- Replication: An event whose length exceeded the size of the master dump thread's max_allowed_packet caused replication to fail. This could occur when updating many large rows and using row-based replication. As part of this fix, a new server option --slave-max-allowed-packet is added, which permits max_allowed_packet to be exceeded by the slave SQL and I/O threads. Now the size of a packet transmitted from the master to the slave is checked only against this value (available as the value of the slave_max_allowed_packet server system variable), and not against the value of max_allowed_packet.
- Replication: Statements such as UPDATE ... WHERE primary_key_column = constant LIMIT 1 are flagged as unsafe for statement-based logging, despite the fact that such statements are actually safe. In cases where a great many such statements were run, this could lead to disk space becoming exhausted do to the number of such false warnings being logged. To prevent this from happening, a warning suppression mechanism is introduced. This warning suppression acts as follows: Whenever the 50 most recent ER_BINLOG_UNSAFE_STATEMENT warnings have been generated more than 50 times in any 50-second period, warning suppression is enabled. When activated, this causes such warnings not to be written to the error log; instead, for each 50 warnings of this type, a note is written to the error log stating The last warning was repeated N times in last S seconds. This continues as long as the 50 most recent such warnings were issued in 50 seconds or less; once the number of warnings has decreased below this threshold, the warnings are once again logged normally. The fix for this issue does not affect how these warnings are reported to MySQL clients; a warning is still sent to the client for each statement that generates the warning. This fix also does not make any changes in how the safety of any statement for statement-based logging is determined.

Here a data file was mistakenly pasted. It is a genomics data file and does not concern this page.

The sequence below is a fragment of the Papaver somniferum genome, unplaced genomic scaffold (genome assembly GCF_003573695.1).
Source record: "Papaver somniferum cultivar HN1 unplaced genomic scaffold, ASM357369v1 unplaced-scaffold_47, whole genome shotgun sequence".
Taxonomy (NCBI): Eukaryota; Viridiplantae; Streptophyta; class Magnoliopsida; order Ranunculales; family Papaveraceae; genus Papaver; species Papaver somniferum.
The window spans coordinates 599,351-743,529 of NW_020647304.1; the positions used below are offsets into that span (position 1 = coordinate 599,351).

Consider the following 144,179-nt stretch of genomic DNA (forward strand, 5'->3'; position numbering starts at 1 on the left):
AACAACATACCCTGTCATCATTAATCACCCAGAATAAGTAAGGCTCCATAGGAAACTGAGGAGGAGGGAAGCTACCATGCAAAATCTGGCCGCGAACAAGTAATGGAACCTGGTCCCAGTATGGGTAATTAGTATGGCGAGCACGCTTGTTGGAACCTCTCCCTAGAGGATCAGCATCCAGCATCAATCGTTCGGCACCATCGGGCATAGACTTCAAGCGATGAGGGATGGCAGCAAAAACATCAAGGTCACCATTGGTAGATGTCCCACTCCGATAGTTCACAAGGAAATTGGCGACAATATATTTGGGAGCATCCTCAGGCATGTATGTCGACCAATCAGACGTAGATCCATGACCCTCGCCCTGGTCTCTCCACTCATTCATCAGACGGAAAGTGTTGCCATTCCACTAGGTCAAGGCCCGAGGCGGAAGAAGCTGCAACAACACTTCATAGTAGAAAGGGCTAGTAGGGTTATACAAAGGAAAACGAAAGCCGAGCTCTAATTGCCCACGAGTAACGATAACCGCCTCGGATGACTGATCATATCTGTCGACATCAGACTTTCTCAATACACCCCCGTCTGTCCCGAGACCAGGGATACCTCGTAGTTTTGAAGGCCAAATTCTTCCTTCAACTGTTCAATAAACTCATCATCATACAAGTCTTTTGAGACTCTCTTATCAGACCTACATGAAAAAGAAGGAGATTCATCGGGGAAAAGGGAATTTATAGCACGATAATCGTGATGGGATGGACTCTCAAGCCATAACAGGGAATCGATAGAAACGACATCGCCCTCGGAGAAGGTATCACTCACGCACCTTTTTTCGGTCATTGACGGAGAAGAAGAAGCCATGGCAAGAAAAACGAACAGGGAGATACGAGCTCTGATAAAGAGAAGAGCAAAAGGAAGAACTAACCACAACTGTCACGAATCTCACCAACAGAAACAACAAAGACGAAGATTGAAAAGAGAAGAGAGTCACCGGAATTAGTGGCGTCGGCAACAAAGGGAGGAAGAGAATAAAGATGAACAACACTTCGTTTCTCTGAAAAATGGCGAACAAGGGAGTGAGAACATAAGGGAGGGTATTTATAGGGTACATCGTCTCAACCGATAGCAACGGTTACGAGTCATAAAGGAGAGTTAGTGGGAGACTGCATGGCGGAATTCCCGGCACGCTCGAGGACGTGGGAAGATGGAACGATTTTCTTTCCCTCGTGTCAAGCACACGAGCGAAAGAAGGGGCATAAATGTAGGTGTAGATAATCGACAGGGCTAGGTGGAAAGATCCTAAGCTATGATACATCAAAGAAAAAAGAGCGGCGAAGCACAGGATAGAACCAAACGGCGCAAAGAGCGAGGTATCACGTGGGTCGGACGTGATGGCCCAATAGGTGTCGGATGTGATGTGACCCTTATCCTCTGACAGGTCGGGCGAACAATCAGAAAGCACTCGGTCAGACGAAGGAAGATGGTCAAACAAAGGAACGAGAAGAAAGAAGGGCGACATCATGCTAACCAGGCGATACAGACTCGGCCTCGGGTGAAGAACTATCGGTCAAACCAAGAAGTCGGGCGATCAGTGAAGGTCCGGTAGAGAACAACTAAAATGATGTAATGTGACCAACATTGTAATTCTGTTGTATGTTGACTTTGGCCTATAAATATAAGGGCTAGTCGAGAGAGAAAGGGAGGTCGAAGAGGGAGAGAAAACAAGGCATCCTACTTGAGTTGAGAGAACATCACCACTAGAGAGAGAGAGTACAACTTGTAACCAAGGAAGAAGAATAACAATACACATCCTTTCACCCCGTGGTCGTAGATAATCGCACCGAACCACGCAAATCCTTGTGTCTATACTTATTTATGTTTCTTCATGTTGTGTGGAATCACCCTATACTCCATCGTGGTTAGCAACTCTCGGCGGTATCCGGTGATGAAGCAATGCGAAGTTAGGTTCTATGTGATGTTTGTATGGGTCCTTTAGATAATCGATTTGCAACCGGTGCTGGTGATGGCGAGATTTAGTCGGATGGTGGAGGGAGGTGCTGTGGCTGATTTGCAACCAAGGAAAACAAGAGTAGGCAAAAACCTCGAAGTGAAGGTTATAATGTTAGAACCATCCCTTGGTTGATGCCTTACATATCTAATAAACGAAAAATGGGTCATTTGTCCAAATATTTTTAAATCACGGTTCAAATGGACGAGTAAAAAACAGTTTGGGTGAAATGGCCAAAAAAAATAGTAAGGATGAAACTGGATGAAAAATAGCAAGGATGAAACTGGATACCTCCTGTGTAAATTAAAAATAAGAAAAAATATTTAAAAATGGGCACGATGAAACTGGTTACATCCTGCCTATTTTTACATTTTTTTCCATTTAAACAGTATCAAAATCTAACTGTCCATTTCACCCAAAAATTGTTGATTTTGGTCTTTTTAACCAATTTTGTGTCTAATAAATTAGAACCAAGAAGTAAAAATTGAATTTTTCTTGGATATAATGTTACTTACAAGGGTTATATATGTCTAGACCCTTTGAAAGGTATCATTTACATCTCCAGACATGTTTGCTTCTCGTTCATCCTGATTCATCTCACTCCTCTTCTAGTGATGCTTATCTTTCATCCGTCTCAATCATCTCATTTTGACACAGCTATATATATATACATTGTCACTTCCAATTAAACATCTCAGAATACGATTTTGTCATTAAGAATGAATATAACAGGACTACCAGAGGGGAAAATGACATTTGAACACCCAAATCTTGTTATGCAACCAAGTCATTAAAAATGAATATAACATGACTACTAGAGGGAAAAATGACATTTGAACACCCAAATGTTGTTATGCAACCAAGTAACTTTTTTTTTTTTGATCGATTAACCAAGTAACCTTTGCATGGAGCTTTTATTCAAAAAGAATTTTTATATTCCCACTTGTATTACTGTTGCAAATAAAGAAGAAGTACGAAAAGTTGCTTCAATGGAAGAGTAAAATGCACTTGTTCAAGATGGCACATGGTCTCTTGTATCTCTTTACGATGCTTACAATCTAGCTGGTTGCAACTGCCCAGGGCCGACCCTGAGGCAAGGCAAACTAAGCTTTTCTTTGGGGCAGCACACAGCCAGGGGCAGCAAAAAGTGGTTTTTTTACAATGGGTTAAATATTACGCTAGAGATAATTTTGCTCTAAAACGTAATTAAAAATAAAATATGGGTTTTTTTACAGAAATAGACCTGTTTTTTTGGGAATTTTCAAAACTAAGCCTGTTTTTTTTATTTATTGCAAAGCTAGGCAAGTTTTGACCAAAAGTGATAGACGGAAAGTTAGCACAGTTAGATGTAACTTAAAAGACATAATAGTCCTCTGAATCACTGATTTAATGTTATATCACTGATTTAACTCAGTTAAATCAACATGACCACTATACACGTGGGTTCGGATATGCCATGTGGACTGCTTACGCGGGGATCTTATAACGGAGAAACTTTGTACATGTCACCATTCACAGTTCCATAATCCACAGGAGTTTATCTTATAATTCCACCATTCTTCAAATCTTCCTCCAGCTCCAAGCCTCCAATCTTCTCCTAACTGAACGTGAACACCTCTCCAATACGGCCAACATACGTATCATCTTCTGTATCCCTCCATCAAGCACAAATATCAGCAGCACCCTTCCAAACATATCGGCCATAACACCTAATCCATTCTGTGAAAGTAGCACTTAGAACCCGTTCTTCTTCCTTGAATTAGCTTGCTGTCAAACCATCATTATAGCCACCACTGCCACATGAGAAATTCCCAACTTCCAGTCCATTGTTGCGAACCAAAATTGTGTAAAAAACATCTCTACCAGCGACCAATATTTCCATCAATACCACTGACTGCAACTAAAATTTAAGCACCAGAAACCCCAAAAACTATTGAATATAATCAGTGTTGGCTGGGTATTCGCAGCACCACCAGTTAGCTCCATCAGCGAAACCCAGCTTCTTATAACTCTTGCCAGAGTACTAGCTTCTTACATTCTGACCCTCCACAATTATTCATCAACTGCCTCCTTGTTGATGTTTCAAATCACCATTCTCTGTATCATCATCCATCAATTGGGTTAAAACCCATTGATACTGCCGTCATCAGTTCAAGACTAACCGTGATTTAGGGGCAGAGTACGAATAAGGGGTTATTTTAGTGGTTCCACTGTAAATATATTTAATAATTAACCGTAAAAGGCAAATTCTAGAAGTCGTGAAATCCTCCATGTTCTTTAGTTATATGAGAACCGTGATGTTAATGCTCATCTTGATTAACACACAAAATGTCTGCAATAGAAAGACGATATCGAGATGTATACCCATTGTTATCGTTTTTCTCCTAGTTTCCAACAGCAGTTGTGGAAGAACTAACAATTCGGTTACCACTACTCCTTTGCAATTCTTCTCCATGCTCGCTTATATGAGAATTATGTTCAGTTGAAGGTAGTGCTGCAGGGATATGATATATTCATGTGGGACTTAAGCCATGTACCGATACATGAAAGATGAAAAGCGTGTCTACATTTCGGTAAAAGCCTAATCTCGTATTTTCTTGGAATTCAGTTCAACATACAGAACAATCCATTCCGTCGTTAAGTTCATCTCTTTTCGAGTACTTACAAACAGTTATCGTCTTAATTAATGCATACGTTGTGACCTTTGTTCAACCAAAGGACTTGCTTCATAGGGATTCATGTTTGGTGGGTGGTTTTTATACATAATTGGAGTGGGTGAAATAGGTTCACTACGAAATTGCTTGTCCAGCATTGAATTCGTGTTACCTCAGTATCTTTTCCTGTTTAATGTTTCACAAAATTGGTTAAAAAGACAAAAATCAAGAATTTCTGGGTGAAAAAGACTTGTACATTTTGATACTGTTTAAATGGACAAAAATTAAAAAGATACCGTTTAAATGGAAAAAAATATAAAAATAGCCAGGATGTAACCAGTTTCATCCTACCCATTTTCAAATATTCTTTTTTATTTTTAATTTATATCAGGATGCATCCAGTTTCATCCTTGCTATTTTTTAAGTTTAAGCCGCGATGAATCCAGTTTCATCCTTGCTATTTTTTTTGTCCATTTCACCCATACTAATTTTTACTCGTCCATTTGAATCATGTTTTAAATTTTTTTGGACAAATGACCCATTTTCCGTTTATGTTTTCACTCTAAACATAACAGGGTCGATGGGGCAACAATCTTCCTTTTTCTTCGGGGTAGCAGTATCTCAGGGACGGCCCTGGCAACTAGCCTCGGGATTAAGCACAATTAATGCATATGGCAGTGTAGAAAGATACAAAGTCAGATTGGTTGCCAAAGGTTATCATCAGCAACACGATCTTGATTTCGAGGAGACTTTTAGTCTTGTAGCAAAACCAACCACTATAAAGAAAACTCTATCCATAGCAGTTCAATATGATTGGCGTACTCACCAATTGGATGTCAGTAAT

- Replication: After upgrading a replication slave to MySQL 5.5.18 or later, enabling the query cache eventually caused the slave to fail.
- The server did not build with gcc 4.7.
- Certain arguments to RPAD() could lead to “uninitialized variable” warnings.
- The presence of a file named .empty in the test database prevented that database from being dropped.
- For some subqueries that should be executed using a range scan on a non-primary index and required use of filesort, only the first execution of the subquery was done as a range scan. All following executions were done as full table scans, resulting in poor performance.
- The number of connection errors from a given host as counted by the server was periodically reset, with the result that max_connect_errors was never reached and invalid hosts were never blocked from trying to connect.
- File access by the ARCHIVE storage engine was not instrumented and thus not shown in Performance Schema tables.
- mysqlbinlog exited with no error code if file write errors occurred.
- Using CONCAT() to construct a pattern for a LIKE pattern match could result in memory corrupting and match failure.
- yaSSL rejected valid SSL certificates that OpenSSL accepts.
- Sessions could end up deadlocked when executing a combination of SELECT, DROP TABLE, KILL, and SHOW ENGINE INNODB STATUS.
- mysqldump could dump views and the tables on which they depend in such an order that errors occurred when the dump file was reloaded.